Have a peep at new book

Emma Gray.  One Girl and Her Dogs book.
Emma Gray. One Girl and Her Dogs book.
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A YOUNG Borders shepherdess has written a book about her life.

Triallist Emma Gray took on the tenancy of a remote small farm in the Northumberland hills, single and aged just 23, and then wrote about that ‘rolllercoaster’ year.

Speaking before publication, the 26-year-old from Hawick told TheSouthern: “I can’t wait for the book to come out.”

Now training sheepdogs to supplement income from the 150-acre Fallowlees, Emma first came to public attention through one of her dogs winning a local trial, which led to a journalist from a national newspaper travelling to the farm in Harwood Forest to interview her. And the subsequent piece led to ghost writers asking to “put my life into print”.

“But one publishing house said they would like me to write it and, as I wanted it in my own words, it seemed like a great option.”

The third generation farmer is the oldest of Richard and Helen Gray’s three daughters – her parents farm sheep and cattle at Muirfield, by the A7 between Hawick and Selkirk – and the former Hawick High School pupil did a year’s sheep management course at Kirkley Hall in Northumberland before travelling in New Zealand when she was 18.

“I grew up on a farm, farming is in my blood, and I can’t imagine ever doing anything else. I love it, and although it has its ups and downs, usually weather-related, I love being my own boss and taking a pride in my stock.

“My enjoyment of my dogs was also a big factor. As part of the specialist sheep management course I had to train a sheepdog which further fuelled my hunger to have my own place. “

She described gaining the tenancy on Fallowlees – which has neither mains electricity or central heating – from the National Trust as lucky.

“I was in the right place at the right time and thankfully the National Trust saw me as a good tenant. I realise that to some Fallowlees isn’t an ideal farm, it is remote and hardly milk and honey land, but it’s a step on the ladder. For a young person, particularly a female, it is a really lucky break to land even a remote farm.”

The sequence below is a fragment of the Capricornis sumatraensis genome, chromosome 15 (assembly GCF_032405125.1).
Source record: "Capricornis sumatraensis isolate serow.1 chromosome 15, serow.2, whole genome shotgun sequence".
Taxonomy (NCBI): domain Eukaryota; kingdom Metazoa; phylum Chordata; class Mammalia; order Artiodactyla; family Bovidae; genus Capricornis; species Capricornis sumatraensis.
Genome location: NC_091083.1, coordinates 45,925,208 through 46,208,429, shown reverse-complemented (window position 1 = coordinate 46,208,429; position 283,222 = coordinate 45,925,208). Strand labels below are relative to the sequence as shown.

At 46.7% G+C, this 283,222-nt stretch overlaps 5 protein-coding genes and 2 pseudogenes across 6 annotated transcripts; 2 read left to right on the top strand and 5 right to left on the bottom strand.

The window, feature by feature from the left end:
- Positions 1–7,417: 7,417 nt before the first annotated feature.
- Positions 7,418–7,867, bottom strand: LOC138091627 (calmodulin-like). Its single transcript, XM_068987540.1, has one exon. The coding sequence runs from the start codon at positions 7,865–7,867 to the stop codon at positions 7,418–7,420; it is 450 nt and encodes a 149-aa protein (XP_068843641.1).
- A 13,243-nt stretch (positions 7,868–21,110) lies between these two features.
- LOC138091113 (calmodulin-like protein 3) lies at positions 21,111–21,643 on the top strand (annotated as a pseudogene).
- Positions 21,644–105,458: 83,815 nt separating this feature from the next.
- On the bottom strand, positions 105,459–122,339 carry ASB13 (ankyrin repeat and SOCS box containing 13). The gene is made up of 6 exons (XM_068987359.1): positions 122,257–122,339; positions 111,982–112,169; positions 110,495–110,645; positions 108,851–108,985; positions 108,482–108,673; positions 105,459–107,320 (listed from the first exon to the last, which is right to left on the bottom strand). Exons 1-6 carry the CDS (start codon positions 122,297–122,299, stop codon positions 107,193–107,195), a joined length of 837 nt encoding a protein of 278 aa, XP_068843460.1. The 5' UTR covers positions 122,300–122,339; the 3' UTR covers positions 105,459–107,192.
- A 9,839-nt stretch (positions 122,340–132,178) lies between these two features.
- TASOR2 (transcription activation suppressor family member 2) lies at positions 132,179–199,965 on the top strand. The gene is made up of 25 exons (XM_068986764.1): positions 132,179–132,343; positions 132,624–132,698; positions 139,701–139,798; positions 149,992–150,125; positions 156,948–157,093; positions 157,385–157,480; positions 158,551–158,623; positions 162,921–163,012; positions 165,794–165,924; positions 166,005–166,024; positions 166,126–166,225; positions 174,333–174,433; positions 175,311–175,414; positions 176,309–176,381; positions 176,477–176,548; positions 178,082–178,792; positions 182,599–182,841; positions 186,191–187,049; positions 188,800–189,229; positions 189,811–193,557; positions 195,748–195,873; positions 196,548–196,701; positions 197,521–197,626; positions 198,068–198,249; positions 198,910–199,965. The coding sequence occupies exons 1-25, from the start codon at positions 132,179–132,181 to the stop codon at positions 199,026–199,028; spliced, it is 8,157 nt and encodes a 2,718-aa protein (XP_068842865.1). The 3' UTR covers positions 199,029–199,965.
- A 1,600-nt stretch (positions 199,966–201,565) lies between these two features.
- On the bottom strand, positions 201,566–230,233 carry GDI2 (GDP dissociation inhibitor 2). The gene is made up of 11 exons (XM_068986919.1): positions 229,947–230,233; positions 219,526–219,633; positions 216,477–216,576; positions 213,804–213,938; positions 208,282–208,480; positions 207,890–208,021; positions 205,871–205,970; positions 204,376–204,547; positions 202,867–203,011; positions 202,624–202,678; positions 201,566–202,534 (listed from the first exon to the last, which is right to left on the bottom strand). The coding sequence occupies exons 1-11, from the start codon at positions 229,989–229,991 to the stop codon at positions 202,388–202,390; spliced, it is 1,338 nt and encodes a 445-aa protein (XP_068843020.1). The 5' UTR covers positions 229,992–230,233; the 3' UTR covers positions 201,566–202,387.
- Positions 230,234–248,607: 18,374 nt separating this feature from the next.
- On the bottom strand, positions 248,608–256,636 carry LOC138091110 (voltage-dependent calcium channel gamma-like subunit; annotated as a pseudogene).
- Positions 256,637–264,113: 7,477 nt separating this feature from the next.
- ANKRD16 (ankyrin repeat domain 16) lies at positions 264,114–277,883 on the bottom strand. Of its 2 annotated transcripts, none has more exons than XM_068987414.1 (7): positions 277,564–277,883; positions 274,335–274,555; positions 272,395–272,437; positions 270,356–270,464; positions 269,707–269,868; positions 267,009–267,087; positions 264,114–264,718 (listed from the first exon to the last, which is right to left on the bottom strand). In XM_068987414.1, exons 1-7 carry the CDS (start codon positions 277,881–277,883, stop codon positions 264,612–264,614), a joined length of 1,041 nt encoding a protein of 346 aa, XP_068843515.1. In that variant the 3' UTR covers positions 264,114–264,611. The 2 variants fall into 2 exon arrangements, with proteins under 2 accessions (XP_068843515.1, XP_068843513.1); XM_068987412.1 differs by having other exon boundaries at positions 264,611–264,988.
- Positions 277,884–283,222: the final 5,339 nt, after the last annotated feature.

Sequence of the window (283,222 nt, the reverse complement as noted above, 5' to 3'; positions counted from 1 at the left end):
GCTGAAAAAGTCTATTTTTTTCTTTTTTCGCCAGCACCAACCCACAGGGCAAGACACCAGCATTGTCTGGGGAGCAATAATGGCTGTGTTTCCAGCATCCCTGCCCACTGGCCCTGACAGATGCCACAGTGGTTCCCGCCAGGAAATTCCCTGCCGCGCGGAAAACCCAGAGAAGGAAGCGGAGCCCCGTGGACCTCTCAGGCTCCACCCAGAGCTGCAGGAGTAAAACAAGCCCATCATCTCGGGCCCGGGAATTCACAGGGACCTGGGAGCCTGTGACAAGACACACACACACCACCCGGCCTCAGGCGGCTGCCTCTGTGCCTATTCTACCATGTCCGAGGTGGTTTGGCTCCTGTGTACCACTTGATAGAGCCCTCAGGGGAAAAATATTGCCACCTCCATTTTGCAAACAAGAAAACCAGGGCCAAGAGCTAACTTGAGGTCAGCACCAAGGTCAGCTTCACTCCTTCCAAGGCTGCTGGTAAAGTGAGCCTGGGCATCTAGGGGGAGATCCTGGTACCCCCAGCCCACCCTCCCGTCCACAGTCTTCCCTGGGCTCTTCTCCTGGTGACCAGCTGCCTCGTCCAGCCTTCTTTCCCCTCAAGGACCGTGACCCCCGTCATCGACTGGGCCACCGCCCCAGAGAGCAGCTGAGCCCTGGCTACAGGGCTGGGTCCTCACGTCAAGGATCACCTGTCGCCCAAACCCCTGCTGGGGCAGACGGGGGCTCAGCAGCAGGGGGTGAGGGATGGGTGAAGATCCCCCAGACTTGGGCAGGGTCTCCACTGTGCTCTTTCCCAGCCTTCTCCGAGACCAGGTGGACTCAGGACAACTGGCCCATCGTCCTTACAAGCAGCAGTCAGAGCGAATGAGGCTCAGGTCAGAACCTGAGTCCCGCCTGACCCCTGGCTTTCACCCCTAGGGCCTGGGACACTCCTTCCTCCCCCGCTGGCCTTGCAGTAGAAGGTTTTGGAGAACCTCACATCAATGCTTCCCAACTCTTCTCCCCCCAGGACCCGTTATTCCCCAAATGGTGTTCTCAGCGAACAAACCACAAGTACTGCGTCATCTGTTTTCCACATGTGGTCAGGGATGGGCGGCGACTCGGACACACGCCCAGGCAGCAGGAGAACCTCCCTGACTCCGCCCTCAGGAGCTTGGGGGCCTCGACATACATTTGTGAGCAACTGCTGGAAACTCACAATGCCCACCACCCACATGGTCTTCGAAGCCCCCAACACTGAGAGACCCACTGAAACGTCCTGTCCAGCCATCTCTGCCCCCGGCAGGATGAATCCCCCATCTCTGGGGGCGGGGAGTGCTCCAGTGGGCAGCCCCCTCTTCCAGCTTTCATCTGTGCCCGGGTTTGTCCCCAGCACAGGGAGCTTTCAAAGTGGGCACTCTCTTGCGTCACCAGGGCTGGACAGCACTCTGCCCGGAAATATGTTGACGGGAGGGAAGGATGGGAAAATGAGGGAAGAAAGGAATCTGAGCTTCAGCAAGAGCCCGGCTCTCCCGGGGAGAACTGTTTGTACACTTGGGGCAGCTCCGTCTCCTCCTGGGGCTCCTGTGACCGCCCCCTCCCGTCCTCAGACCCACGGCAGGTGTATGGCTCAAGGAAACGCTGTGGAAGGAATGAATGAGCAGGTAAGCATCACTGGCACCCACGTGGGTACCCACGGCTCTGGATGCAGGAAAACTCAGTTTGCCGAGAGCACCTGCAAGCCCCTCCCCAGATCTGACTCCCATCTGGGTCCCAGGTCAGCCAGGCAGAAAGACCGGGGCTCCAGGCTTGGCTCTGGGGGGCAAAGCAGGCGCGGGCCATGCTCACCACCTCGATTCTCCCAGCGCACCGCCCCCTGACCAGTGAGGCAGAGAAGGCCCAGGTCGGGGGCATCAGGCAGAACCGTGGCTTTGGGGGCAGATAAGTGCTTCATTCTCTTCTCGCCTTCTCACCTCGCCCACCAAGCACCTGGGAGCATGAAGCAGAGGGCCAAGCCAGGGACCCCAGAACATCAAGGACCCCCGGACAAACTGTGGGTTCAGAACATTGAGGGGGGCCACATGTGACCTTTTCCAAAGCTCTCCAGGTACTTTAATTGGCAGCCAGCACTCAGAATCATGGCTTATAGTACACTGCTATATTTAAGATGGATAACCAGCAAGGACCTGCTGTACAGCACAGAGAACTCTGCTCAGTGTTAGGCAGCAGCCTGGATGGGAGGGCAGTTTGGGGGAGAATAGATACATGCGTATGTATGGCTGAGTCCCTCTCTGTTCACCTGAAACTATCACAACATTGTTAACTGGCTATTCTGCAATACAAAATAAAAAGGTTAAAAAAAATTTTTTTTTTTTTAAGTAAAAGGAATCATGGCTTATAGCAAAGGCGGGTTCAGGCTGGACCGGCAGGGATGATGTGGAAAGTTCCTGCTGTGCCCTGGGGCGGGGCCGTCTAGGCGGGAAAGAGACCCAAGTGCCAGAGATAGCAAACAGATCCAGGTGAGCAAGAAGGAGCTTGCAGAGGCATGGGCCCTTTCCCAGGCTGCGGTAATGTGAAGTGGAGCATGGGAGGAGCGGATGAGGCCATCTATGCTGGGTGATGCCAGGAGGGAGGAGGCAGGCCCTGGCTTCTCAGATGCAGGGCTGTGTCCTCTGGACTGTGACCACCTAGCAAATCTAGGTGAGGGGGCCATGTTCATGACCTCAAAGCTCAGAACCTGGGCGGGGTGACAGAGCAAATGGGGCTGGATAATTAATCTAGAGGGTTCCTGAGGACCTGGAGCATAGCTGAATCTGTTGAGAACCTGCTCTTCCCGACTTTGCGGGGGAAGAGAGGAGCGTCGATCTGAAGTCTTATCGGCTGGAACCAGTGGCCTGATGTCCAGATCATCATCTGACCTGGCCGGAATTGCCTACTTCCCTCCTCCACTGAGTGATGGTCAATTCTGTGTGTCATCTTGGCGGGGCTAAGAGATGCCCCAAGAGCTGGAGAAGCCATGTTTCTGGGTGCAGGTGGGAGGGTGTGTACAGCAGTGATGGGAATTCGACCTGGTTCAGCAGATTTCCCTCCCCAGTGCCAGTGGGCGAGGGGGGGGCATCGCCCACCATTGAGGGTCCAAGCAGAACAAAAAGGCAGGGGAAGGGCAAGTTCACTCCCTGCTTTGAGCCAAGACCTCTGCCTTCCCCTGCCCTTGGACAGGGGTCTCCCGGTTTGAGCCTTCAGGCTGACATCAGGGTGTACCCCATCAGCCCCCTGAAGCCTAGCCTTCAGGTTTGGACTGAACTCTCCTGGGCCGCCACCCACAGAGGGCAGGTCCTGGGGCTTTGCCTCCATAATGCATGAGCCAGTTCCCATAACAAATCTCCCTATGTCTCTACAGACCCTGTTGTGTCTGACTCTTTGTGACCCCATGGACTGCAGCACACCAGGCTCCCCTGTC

Asked about living and working by herself, she said: “I have my dogs and they mean the world to me, but just because I live on a remote farm doesn’t mean I’m not like other girls my own age. I do like to go out, it just takes me a lot longer to get there.”

Asked what she had learned, Emma said: “I have learned never, ever to let the generator run out of fuel and always leave a torch somewhere easy to get to in the dark, and never leave upturned plugs lying around.

“I’ve also learned a lot about myself. Before Fallowlees I had never lived on my own and I quickly had to adapt. I learned I can manage most situations and I have a lot of faith in my own ability to cope. I am a dab hand at punctures now.”

What next? “More and more sheep. I plough any money I get straight back into the farm and sheep. In an ideal world I would like 1,000 sheep of my own. I’m a few years from that, but that’s my aim. “

Meanwhile, she’s training sheepdogs and carving out a name for herself in trialling circles. She and Roy, her “right-hand dog” represented England at the international sheepdog trial in Tain last year when he was only four years old.

Asked what makes a good dog, she said: “I just choose a well-bred pup with nice dark eyes, but it’s a lottery really – Roy and Alfie, my best dogs, were pups left after everyone else had had their pick. It’s really the work you put into them that makes them good. I like dogs who are honest and hardworking, it makes my job of training them much easier.”

She has a flock of more than 90 sheep, including blackface, mules and some Texels. She added: “I also have Hebridean sheep for the dogs to run on: they’re wily and quick and great to stop the dogs getting bored.

“My farm really should have good walls and fences to keep sheep in. It has neither. But I do have very well educated sheep ... they know what to do when I take a young enthusiastic dog out – run to me.”

I read her book in a night and loved it. She charts the risk of leaving a job she loved (shepherdess of 1,000 mule ewes), getting the tenancy of Fallowlees against the odds, its trials and tribulations, staging duck rounding-up demonstrations, working as a rousie, blokes and sheepdogs. Kelso tup sales plays an important part, along with cabbage rugby in the Square.

One Girl and Her Dogs is now on sale..